ABSTRACT: Die Anwendung von Perfluorkarbonen in der Behandlung des akuten Lungenversagens (ARDS) ist eine viel versprechende Therapieoption. Perfluorkarbone weisen bedingt durch die Eigenschaften der C–F Atombindung spezifische Charakteristika auf, die eine intraalveoläre Anwendung ermöglichen und bei einer geschädigten Lunge positive Effekte auf den Gasaustausch und die pulmonale Mechanik zeigen. In den bisherigen Anwendungsformen TLV und PLV werden verschiedene Mechanismen der Verbesserung der pulmonalen Funktion diskutiert: Rekrutierung von Alveolen, Verhinderung des Alveolenkollaps (Derecruitment) (“Liquid-PEEP”), Surfaktantwirkung, Umverteilung der Perfusion, antiinflammatorische Effekte. Während die Totale Flüssigkeitsbeatmung aufgrund ihrer technischen Komplexität bislang nur experimentell zum Einsatz kam, wurde die Partial-Liquid-Ventilation bereits erfolgreich in klinischen Studien eingesetzt. Im Rahmen dieser klinischen Studien wurden jedoch unerwünschte Effekte der PLV beobachtet, die mit der intraalveolären Anwendung von Perfluorkarbonen als Flüssigkeit assoziiert sind. Eine Applikation von Perfluorkarbon in Dampfform, in Analogie zur Inhalationsanästhesie könnte diese Problematik lösen. Von unserer Arbeitsgruppe wurde dieser Therapieansatz technisch realisiert und in einem Modell einer akuten Lungenschädigung untersucht. Die Perfluorkarbonverdampfung führte zu einer signifikanten Verbesserung von Compliance und Oxygenierung. Aus der Beobachtung dieser positiven Effekte in einem Modell einer akuten Lungenschädigung ergeben sich neue wissenschaftliche Fragestellungen. Die Klärung des kausalen Wirkungsmechanismus von Perfluorhexandampf ist dabei ebenso wichtig wie Fragen bezüglich Dosis-Wirkungsbeziehung und Dosierungszeitpunkt, antiinflammatorischer Effekte, oder einer Interaktion von Perfluorhexan mit Surfaktant. Dieser Therapieansatz unter Verwendung von etablierter anästhesiologischer Technologie bietet die Möglichkeit einer exakten Dosierung und bedarfsadaptierten Applikation von Perfluorkarbonen. Die ermutigenden Resultate der PFC-Verdampfung lassen auf eine viel versprechende Behandlungsalternative beim akuten Lungenversagen hoffen. The introduction of Perfluorochemicals into medicine and especially into the treatment of severe lung injury is a fascinating scientific task. Many recall the famous experiments from Clark et al. in 1966 when he demonstrated “liquidventilation with perfluorocarbons” in the mammal species for the first time. After this hallmark, perfluorocarbons were subsequently introduced in research of acute lung injury by the techniques of Total- and Partial-Liquid-Ventilation (TLV; PLV). Perfluorocarbons (saturated organofluorids) have unique chemical and physical properties which made them attractive substances for intraalveolar application. The strong C–F bindings in the perfluorocarbon molecules are responsible for their chemical stability, biochemical inertness, high capacity to dissolve respiratory gases, low surface tension and high vapor pressures. Furthermore, the high density of the PFC lead to radio-opacity and their distribution to dependent lung areas. The efficacy of PFC liquid, applied by TLV/PLV has been demonstrated in numerous animal studies using different models of acute lung injury. Currently, several mechanisms of action of perfluorocarbon fluids in acute lung injury are discussed: recruitment of atelectatic alveoli, prevention of endexpiratory collapse of alveoli (“liquid PEEP”), redistribution of perfusion, oxygen transport, surfactant like effects and decrease of inflammation. Since total liquid ventilation has been used only in experimental models of lung injury, partial liquid ventilation has been introduced successfully into clinical trials (phase I–II). However, the results of the first randomised, controlled study of PLV in 90 adult patients suffering from severe respiratory failure (ALI/ARDS) showed no differences between PLV and conventional treatment. Furthermore, the instillation of relatively large amounts of liquid into the lungs poses several technical challenges and may be associated with complications such as liquithoraces, pneumothoraces and hypoxia. Since mammal lungs are evolutionary specialised to gas exchange using atmospheric oxygen, the application of liquids, even if they transport respiratory gases very well is not physiologic. To overcome these unwanted side effects, we developed a technique of perfluorocarbon vaporisation in analogy to the application of inhalation anaesthetic agents. After resolving some technical issues, this application technique was used successfully in an animal model of acute lung injury. Vaporisation of perfluorohexane in a concentration of 18 Vol.% of inspired gas improved significantly oxygenation and lung compliance. Though these results are promising, mechanisms of action, dose-efficacy relation, surfactant-perfluorocarbon interaction or anti-inflammatory effects of vaporised perfluorohexane are still unclear. These questions need to be clarified before this technique can be applied clinically. However, the inhalation of vapor, a technique already familiar to anaesthesiologists should avoid risks of large amounts of fluids in the bronchoalveolar space. Furthermore, this technique can be administered by established anaesthetic equipment with the advantage of exact dosing, continuous monitoring, and demand application in a way near to clinical routine.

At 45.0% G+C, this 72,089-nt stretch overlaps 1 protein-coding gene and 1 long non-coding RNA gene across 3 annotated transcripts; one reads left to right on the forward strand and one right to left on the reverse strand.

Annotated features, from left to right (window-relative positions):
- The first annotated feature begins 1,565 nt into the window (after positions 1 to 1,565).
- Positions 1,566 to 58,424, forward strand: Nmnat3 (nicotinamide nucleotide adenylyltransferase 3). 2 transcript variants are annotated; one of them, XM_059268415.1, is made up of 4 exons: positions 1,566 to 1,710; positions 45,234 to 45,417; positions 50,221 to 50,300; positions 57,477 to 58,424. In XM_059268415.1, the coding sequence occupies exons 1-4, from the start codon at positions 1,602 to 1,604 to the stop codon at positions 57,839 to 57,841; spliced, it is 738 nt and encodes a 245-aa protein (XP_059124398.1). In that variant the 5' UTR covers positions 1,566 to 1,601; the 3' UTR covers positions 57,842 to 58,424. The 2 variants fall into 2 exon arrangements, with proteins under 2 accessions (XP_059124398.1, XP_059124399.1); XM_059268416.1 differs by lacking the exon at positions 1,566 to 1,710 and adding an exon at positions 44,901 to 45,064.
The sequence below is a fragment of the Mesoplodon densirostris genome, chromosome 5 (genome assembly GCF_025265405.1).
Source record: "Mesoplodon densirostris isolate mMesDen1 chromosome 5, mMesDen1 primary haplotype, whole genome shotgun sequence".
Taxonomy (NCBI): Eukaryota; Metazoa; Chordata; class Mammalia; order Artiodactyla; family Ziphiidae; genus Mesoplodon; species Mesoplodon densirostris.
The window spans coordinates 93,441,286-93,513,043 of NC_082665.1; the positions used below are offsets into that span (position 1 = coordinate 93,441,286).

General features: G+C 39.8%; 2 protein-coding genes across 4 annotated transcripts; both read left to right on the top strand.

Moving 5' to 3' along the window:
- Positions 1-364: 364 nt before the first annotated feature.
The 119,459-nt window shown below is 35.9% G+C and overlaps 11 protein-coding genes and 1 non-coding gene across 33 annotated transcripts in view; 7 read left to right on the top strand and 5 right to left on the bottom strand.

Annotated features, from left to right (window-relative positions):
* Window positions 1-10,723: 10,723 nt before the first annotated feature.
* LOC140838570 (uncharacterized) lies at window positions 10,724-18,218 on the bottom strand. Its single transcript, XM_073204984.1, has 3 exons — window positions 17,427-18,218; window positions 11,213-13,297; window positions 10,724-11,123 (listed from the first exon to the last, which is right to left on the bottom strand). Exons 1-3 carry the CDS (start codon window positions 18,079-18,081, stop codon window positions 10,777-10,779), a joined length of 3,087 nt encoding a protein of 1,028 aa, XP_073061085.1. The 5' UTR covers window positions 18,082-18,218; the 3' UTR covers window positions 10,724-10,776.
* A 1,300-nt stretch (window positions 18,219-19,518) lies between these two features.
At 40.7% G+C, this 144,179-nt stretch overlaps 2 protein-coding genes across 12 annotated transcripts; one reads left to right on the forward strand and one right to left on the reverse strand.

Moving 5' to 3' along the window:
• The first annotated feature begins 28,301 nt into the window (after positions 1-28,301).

Der Anaesthesist 01/2000; 49(4):291-301. DOI:10.1007/s001010050831 · 0.76 Impact Factor